Get to Know Guava

January 19, 2017


Thai Guava

 

What is guava?

Guava is a round tropical fruit native to Central America and southern Mexico, ranging from golf-ball-sized to as big as a softball with white, red, or pink flesh (and even sometimes yellow!), depending on the variety. There are over a hundred different varieties of guava, but only a few are commercially produced. The two you’ll most commonly see for sale in the continental U.S. are the small, greenish-yellow Mexican cream guava and the softball-sized Thai guava, which has bumpy green skin and white flesh. Red guavas are also available from time to time.

 

 

What does guava taste like?

Most guavas have a very distinct and refreshing tropical flavor similar to that of a pear plus mango and strawberry.

Mexican Cream Guava

 

Is guava good for me?

Yes, very! Guava has four times as much vitamin C as an orange. It has a host of other vitamins, minerals, and proteins, providing many health benefits such as regulating blood sugar and promoting skin, eye, brain, thyroid, oral and digestive health.

 

 

How do I eat guava?

Mexican guavas are eaten when soft, aromatic, and ripe (they’ll turn from green to yellow as they ripen). The seeds and skin are technically edible, but they are most often removed before consumption. We suggest peeling, halving, and scooping out the seeds. Then the flesh is ready for snacking, salads, or cooking in jams, jellies, pastes, smoothies, or baked goods. They can also be juiced whole.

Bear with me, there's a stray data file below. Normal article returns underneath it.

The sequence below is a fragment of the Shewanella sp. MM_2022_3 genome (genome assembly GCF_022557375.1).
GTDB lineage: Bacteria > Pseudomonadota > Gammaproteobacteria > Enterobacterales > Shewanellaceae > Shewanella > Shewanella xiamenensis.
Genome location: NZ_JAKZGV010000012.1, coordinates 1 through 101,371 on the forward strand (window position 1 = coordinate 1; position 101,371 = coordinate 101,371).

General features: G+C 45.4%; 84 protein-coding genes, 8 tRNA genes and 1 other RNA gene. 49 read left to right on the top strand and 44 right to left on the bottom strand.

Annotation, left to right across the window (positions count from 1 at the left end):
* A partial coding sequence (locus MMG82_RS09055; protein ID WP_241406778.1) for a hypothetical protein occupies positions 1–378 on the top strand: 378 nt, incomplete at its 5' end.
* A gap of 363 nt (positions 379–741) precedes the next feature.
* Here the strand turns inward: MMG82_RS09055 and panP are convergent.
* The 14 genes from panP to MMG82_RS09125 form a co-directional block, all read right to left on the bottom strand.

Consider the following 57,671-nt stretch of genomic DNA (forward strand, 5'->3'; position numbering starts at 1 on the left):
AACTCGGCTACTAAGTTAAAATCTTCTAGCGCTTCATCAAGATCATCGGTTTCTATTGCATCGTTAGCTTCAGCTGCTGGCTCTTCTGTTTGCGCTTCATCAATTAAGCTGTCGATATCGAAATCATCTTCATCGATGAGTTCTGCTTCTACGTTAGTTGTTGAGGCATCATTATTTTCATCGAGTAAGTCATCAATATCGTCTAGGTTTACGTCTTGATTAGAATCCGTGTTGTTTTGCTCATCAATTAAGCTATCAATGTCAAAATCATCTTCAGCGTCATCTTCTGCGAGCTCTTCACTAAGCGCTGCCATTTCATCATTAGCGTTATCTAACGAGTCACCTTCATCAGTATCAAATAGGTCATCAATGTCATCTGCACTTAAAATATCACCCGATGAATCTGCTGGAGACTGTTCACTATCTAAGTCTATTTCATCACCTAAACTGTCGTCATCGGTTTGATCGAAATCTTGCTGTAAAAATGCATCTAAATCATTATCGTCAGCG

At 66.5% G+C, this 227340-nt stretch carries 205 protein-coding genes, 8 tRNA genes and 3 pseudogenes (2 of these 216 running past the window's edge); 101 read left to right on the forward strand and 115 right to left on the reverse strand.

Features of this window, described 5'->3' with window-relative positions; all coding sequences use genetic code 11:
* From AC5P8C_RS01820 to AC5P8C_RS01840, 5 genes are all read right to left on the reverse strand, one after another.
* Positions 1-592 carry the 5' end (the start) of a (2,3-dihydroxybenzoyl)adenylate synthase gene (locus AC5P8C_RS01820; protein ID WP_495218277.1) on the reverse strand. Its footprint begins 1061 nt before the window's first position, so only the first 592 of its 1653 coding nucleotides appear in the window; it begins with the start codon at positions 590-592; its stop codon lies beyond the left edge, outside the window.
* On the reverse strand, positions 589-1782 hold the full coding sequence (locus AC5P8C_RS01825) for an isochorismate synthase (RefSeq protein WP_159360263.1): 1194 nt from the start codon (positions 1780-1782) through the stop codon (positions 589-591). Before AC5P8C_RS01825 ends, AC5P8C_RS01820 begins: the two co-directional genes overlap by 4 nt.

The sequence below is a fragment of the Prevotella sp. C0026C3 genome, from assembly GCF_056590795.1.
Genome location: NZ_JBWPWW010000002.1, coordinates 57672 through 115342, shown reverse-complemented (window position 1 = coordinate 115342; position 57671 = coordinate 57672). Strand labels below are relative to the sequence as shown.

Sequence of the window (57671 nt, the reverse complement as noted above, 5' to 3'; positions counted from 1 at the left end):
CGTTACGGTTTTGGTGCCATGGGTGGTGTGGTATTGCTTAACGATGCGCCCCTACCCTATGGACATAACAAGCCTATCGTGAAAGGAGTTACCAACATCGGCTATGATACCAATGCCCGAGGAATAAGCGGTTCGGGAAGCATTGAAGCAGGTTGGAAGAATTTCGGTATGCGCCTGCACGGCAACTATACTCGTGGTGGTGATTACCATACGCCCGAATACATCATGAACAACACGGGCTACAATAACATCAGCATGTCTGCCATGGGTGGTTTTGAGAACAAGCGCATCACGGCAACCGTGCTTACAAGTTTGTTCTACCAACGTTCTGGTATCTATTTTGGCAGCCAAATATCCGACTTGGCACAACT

Unlike the Mexican guava, Thai guava is actually most often eaten when firm and un-ripe. The stem is removed and fruit sliced into sections, much like an apple. The crisp wedges are often tossed with chili powder, sugar, and salt and enjoyed as a refreshing street snack.

 

 

Where is guava grown and when is it in season?

The guava is native to Central America and Southern Mexico but is now grown all across the globe. In the U.S., guava is primarily grown in Florida, but is also grown in California and Hawaii. Most of the guava available in the U.S. is grown in Mexico or the Caribbean. Thai guava is available sporadically throughout the year, but lucky for us, Mexican guava is available all year long. In Southeast Asia, guava is ubiquitous, seen at markets across all countries, and it’s the fourth most important commercially-grown fruit in India.

 

 

How do I store guava?

Store guava at room temperature as it ripens. To extend the life on ripe fruit, move to the warmest part of the fridge. Once ripe, guava will only last for 1-2 days in the fridge. Store Thai guava on the counter or in the warmest part of the refrigerator to extend its shelf life. 

 

 

Recipes

 

Guava Breakfast Cake

This breakfast cake is a sweet treat that will go perfectly with your morning cup of coffee. Get the recipe here.

 

Big French Toast with Poached Guava Syrup and Crème Fraîche

Looking for a breakfast that's a little more filling? Try this French toast recipe, it's sure to leave you satisfied (and with a full stomach). Get the recipe here.

 

Guava Paste

Guava paste is a very popular ingredient in Latin American cuisine. It works as a great substitute for raw guava and pairs well with many pastries, meats, and cheeses. Here's a few recipes that use guava paste to get you started. Get the guava paste recipe here.

 


Posted by:
Timothy Wiesenhutter


Tags:
fruit, fresh, in season, seasonal, guava, latino fruit, ethnic food


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